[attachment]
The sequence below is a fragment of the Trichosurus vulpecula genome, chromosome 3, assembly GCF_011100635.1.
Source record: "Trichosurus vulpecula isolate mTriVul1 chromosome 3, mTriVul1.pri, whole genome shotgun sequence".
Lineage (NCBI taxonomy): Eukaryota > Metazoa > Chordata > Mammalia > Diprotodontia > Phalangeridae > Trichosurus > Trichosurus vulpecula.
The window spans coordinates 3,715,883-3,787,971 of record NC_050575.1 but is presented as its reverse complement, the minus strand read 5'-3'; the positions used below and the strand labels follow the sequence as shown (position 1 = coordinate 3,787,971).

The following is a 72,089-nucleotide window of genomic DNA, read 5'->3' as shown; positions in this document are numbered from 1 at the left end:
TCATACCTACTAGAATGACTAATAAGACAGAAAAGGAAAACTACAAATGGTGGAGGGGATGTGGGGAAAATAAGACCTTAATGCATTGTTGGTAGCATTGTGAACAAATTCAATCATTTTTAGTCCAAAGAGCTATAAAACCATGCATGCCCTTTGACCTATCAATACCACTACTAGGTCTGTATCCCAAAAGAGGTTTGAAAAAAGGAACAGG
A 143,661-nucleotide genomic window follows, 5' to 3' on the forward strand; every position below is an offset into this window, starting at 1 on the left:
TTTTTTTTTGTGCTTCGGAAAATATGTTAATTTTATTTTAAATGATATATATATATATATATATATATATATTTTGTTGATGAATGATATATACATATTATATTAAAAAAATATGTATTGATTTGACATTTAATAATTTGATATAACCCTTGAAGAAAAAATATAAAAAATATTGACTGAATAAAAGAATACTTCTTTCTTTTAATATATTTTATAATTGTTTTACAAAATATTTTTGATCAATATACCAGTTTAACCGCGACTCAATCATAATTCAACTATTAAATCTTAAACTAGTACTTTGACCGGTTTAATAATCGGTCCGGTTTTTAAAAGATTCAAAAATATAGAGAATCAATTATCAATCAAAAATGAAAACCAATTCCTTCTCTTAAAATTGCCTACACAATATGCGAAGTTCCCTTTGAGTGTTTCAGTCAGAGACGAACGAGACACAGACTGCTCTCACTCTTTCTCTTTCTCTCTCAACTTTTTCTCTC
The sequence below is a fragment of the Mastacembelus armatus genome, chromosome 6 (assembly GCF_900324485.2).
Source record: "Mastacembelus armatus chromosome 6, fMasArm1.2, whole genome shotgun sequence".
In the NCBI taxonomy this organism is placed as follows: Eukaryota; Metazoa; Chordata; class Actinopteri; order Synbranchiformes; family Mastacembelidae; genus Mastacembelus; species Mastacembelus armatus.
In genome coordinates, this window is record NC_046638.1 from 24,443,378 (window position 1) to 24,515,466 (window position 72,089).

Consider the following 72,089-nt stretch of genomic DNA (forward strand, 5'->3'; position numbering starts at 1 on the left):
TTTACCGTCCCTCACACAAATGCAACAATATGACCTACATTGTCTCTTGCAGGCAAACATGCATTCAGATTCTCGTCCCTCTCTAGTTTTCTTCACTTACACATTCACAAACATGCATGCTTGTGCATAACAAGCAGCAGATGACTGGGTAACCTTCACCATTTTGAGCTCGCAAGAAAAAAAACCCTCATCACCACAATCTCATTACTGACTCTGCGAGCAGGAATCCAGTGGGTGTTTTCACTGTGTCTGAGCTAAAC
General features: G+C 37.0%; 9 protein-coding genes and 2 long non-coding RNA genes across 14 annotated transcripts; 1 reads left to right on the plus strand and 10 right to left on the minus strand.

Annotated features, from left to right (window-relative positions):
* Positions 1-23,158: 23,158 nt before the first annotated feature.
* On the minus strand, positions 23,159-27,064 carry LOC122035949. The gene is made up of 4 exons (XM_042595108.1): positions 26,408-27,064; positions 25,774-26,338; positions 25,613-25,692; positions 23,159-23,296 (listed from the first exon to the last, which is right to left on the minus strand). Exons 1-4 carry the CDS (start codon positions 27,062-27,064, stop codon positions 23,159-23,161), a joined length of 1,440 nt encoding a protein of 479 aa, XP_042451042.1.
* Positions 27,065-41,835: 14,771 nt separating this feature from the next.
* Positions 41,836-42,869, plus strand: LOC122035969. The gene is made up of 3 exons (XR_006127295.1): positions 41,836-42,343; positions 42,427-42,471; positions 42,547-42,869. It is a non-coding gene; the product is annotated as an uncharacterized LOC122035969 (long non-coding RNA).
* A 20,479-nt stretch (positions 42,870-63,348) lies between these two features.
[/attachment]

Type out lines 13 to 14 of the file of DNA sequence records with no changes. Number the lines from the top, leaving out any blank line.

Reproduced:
Consider the following 72,089-nt stretch of genomic DNA (forward strand, 5'->3'; position numbering starts at 1 on the left):
TTTACCGTCCCTCACACAAATGCAACAATATGACCTACATTGTCTCTTGCAGGCAAACATGCATTCAGATTCTCGTCCCTCTCTAGTTTTCTTCACTTACACATTCACAAACATGCATGCTTGTGCATAACAAGCAGCAGATGACTGGGTAACCTTCACCATTTTGAGCTCGCAAGAAAAAAAACCCTCATCACCACAATCTCATTACTGACTCTGCGAGCAGGAATCCAGTGGGTGTTTTCACTGTGTCTGAGCTAAAC